• Enhanced mobility
  • An improved ability to perform daily functional activities
  • A reduction of the burden on family members
  • A possible improvement in some elements of cognitive functioning

At present, the recommendation stands that people with dementia engage in physical activity for their cardiovascular and cerebrovascular health, for the reduction in the incidence of diabetes and obesity and for protection against frailty. Exercise as a fall prevention measure amongst the healthy elderly is well established, but recent meta-analyses also suggest that physical activity has a positive effect on the prevention of falls in those with cognitive impairment 62, 63 and Parkinson’s disease. 63


NICE guideline NG97 on Dementia 64 focuses the guidance on managing the risk of falling for people with dementia (in community and inpatient settings) by using NICE guidance on falls in older people (see next section of this resource). When using this guidance;

  • Take account of the additional support people living with dementia may need to participate effectively
  • Be aware that multifactorial falls interventions may not be suitable for a person living with severe dementia 

Read more here.

Key message:

Exercise is an important part of any treatment plan for a patient with mental health problems. It can increase their quality of life and lead to fewer hospital admissions.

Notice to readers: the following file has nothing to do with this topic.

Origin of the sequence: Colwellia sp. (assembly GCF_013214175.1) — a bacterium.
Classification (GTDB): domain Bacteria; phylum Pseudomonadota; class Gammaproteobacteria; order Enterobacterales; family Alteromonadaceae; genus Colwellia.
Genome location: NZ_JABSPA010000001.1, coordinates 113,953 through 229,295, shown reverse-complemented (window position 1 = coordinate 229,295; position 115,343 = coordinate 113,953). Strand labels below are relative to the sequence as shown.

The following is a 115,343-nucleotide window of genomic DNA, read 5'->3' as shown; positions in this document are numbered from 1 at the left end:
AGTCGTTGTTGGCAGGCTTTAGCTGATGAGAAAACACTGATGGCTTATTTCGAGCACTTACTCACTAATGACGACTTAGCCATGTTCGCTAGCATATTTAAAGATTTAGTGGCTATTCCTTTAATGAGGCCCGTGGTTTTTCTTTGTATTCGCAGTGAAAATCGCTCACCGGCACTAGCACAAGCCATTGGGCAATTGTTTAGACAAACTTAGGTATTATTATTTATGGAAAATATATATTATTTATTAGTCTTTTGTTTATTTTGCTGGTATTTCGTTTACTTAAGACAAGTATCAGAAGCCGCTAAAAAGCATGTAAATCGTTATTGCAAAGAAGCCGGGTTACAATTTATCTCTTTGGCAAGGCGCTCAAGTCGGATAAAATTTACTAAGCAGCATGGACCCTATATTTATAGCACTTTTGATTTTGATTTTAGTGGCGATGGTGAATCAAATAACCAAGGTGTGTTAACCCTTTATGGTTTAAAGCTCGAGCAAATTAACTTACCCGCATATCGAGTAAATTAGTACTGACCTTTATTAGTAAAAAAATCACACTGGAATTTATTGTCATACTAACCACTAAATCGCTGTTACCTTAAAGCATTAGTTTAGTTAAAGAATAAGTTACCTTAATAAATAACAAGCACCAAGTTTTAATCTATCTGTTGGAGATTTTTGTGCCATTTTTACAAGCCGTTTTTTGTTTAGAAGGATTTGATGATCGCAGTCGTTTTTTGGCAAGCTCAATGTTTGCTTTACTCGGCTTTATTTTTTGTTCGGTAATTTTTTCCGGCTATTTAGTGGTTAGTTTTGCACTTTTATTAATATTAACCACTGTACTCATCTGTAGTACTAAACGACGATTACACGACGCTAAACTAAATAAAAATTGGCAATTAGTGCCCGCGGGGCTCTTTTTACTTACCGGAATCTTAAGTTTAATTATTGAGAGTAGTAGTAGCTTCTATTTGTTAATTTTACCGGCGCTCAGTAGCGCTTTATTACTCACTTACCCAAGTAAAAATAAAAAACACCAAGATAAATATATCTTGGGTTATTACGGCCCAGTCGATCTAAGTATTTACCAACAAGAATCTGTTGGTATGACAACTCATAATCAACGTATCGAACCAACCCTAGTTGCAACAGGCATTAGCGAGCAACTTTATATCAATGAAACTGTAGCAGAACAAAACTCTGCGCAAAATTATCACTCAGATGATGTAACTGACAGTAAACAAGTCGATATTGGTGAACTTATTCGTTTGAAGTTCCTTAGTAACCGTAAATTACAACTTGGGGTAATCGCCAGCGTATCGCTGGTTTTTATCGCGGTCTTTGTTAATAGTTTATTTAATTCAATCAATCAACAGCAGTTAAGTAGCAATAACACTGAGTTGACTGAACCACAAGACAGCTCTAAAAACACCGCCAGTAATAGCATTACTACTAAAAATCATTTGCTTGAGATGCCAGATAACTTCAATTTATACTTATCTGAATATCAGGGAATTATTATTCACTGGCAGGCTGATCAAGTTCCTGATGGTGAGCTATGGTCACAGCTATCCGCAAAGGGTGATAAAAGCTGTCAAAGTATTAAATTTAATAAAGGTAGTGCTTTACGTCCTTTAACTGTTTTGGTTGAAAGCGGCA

1. Auditing your mental health patients to see if they have been offered any physical activity advice.
  2. Advising on diagnosis of the importance of this lifestyle approach for their own well-being.

Benefits for GPs and teamsReduced admissions, drug costs, appointments and visits.

Signpost patients to:

The Royal College of Psychiatrists has information for Exercise and Young People here. Or the Alzheimer’s Society for dementia advice and support.

Updated September 2019

Chapter 6 - Physical Activity & Mental Health - Factsheet - download

References: Can be found in Chapter 18

These factsheets are endorsed by the Royal College of General Practitioners (RCGP), British Association of Sport & Exercise Medicine (BASEM) and the Royal College of Nursing (RCN).